Propensity score weighting is sensitive to model misspecification and outlying weights that can unduly influence results. The authors investigated whether trimming large weights downward can improve the performance of propensity score weighting and whether the benefits of trimming differ by propensity score estimation method. In a simulation study, the authors examined the performance of weight trimming following logistic regression, classification and regression trees (CART), boosted CART, and random forests to estimate propensity score weights. Results indicate that although misspecified logistic regression propensity score models yield increased bias and standard errors, weight trimming following logistic regression can improve the accuracy and precision of final parameter estimates. In contrast, weight trimming did not improve the performance of boosted CART and random forests. The performance of boosted CART and random forests without weight trimming was similar to the best performance obtainable by weight trimmed logistic regression estimated propensity scores. While trimming may be used to optimize propensity score weights estimated using logistic regression, the optimal level of trimming is difficult to determine. These results indicate that although trimming can improve inferences in some settings, in order to consistently improve the performance of propensity score weighting, analysts should focus on the procedures leading to the generation of weights (i.e., proper specification of the propensity score model) rather than relying on ad-hoc methods such as weight trimming. PMID:21483818
Determinants of Low Birth Weight in Malawi: Bayesian Geo-Additive Modelling.
Ngwira, Alfred; Stanley, Christopher C
2015-01-01
Studies on factors of low birth weight in Malawi have neglected the flexible approach of using smooth functions for some covariates in models. Such flexible approach reveals detailed relationship of covariates with the response. The study aimed at investigating risk factors of low birth weight in Malawi by assuming a flexible approach for continuous covariates and geographical random effect. A Bayesian geo-additive model for birth weight in kilograms and size of the child at birth (less than average or average and higher) with district as a spatial effect using the 2010 Malawi demographic and health survey data was adopted. A Gaussian model for birth weight in kilograms and a binary logistic model for the binary outcome (size of child at birth) were fitted. Continuous covariates were modelled by the penalized (p) splines and spatial effects were smoothed by the two dimensional p-spline. The study found that child birth order, mother weight and height are significant predictors of birth weight. Secondary education for mother, birth order categories 2-3 and 4-5, wealth index of richer family and mother height were significant predictors of child size at birth. The area associated with low birth weight was Chitipa and areas with increased risk to less than average size at birth were Chitipa and Mchinji. The study found support for the flexible modelling of some covariates that clearly have nonlinear influences. Nevertheless there is no strong support for inclusion of geographical spatial analysis. The spatial patterns though point to the influence of omitted variables with some spatial structure or possibly epidemiological processes that account for this spatial structure and the maps generated could be used for targeting development efforts at a glance. PMID:26114866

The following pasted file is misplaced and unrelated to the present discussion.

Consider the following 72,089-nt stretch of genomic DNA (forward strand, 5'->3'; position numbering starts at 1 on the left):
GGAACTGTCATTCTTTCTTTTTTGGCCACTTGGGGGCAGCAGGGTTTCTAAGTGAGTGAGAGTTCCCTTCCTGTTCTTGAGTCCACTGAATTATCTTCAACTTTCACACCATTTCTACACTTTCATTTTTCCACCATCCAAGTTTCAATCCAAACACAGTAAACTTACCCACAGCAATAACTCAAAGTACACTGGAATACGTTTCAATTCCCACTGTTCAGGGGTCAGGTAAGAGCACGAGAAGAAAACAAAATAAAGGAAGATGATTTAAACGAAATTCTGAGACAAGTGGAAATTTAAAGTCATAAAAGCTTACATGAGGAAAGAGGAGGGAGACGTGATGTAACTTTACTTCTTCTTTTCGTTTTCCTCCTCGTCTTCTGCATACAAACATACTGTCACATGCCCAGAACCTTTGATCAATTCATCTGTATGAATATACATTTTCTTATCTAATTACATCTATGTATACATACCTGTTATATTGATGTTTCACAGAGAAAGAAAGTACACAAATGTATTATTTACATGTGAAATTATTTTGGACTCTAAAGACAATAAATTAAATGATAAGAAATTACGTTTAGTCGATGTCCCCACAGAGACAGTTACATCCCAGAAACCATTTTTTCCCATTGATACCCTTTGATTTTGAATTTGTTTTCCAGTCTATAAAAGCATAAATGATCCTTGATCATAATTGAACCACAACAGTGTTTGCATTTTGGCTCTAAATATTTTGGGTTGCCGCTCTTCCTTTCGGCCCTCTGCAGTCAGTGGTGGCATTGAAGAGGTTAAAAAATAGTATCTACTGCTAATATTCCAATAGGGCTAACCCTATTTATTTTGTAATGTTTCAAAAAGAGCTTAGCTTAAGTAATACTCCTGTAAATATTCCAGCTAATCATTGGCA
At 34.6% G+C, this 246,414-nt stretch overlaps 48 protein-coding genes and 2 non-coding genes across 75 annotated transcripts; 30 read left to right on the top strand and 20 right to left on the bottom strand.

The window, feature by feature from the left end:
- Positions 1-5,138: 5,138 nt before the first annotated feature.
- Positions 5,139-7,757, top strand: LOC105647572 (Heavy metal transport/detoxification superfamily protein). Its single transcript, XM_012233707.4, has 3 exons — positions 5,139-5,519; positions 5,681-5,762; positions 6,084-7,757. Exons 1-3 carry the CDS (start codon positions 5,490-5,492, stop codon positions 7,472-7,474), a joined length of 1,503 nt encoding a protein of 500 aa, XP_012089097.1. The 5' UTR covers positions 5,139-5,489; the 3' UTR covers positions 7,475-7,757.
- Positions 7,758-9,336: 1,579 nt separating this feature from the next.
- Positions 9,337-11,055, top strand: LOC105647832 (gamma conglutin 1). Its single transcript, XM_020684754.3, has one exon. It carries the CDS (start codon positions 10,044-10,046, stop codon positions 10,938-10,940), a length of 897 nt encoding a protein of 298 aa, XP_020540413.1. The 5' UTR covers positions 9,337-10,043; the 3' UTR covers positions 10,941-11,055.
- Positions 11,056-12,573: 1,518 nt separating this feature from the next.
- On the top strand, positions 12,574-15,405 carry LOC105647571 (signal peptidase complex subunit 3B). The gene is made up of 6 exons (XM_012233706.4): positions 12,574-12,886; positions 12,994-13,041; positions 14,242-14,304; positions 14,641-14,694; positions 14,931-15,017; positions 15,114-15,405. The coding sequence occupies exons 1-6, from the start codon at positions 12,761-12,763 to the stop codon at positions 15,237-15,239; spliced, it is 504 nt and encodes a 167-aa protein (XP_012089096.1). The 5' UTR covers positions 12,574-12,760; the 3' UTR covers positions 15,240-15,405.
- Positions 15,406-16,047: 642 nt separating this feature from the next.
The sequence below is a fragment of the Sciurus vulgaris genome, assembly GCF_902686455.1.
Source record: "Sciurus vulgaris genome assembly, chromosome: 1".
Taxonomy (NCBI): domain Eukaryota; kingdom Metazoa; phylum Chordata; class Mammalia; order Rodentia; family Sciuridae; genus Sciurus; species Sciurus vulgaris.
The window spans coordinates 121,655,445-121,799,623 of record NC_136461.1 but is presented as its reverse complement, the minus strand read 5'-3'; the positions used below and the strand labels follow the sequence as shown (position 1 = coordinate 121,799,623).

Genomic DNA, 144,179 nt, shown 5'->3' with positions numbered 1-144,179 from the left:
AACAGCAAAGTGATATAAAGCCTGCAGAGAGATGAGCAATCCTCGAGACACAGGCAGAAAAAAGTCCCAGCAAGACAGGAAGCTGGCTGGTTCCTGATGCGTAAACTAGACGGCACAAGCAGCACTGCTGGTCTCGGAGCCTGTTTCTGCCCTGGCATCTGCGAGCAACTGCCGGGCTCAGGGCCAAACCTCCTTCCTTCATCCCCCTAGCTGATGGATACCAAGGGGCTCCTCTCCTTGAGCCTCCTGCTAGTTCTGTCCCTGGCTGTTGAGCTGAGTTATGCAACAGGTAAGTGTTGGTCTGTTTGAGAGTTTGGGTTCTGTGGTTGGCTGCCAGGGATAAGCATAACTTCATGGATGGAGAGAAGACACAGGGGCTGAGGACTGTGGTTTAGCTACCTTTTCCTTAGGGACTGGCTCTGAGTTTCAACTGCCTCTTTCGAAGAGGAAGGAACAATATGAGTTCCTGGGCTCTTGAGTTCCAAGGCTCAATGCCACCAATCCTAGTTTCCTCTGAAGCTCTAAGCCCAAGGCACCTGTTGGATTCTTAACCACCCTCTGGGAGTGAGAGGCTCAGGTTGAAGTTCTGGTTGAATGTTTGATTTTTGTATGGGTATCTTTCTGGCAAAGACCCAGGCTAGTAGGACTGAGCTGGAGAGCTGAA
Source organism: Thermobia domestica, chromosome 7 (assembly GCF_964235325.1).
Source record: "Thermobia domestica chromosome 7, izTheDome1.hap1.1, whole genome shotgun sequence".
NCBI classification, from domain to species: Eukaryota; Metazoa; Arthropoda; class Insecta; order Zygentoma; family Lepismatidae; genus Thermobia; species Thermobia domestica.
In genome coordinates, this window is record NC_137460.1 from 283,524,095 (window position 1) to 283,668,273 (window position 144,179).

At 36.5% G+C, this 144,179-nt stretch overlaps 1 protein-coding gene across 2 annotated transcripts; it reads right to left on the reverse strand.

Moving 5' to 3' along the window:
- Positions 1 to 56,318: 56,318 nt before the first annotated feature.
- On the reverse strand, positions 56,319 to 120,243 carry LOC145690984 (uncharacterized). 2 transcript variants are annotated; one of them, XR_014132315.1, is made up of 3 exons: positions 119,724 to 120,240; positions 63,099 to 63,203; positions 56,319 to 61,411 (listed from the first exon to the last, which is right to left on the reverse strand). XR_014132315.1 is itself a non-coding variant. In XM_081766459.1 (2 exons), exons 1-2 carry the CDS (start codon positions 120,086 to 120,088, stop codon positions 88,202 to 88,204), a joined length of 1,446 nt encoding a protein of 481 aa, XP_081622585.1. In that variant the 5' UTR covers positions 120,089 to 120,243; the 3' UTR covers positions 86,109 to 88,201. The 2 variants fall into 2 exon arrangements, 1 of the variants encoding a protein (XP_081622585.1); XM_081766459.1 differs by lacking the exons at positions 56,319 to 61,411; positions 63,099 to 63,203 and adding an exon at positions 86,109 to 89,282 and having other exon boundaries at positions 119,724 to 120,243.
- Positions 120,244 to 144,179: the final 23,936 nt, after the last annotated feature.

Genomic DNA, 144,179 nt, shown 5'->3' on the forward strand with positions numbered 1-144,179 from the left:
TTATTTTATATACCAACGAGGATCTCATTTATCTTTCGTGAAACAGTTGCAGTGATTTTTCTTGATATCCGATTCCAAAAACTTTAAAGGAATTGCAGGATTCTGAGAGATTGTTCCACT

AVERAGE PREDICTIVE COMPARISONS FOR MODELS
Gelman, Andrew
on the values of the predictors. We consider various definitions based on averages over a population of interest measures whether a convicted felon received a prison sentence rather than a We thank John Carlin
High average power pockels cell
Daly, Thomas P. (Pleasanton, CA)
1991-01-01
A high average power pockels cell is disclosed which reduces the effect of thermally induced strains in high average power laser technology. The pockels cell includes an elongated, substantially rectangular crystalline structure formed from a KDP-type material to eliminate shear strains. The X- and Y-axes are oriented substantially perpendicular to the edges of the crystal cross-section and to the C-axis direction of propagation to eliminate shear strains.
76 FR 28998 - Implementation of Revised Passenger Weight Standards for Existing Passenger Vessels
Federal Register 2010, 2011, 2012, 2013, 2014
2011-05-19
...Implementation of Revised Passenger Weight Standards for Existing Passenger Vessels...Implementation of Revised Passenger Weight Standards for Existing Passenger Vessels...prior to a change in the assumed average weight per person standard that will become...
Effect of molecular weight on polyphenylquinoxaline properties
NASA Technical Reports Server (NTRS)
Jensen, Brian J.
1991-01-01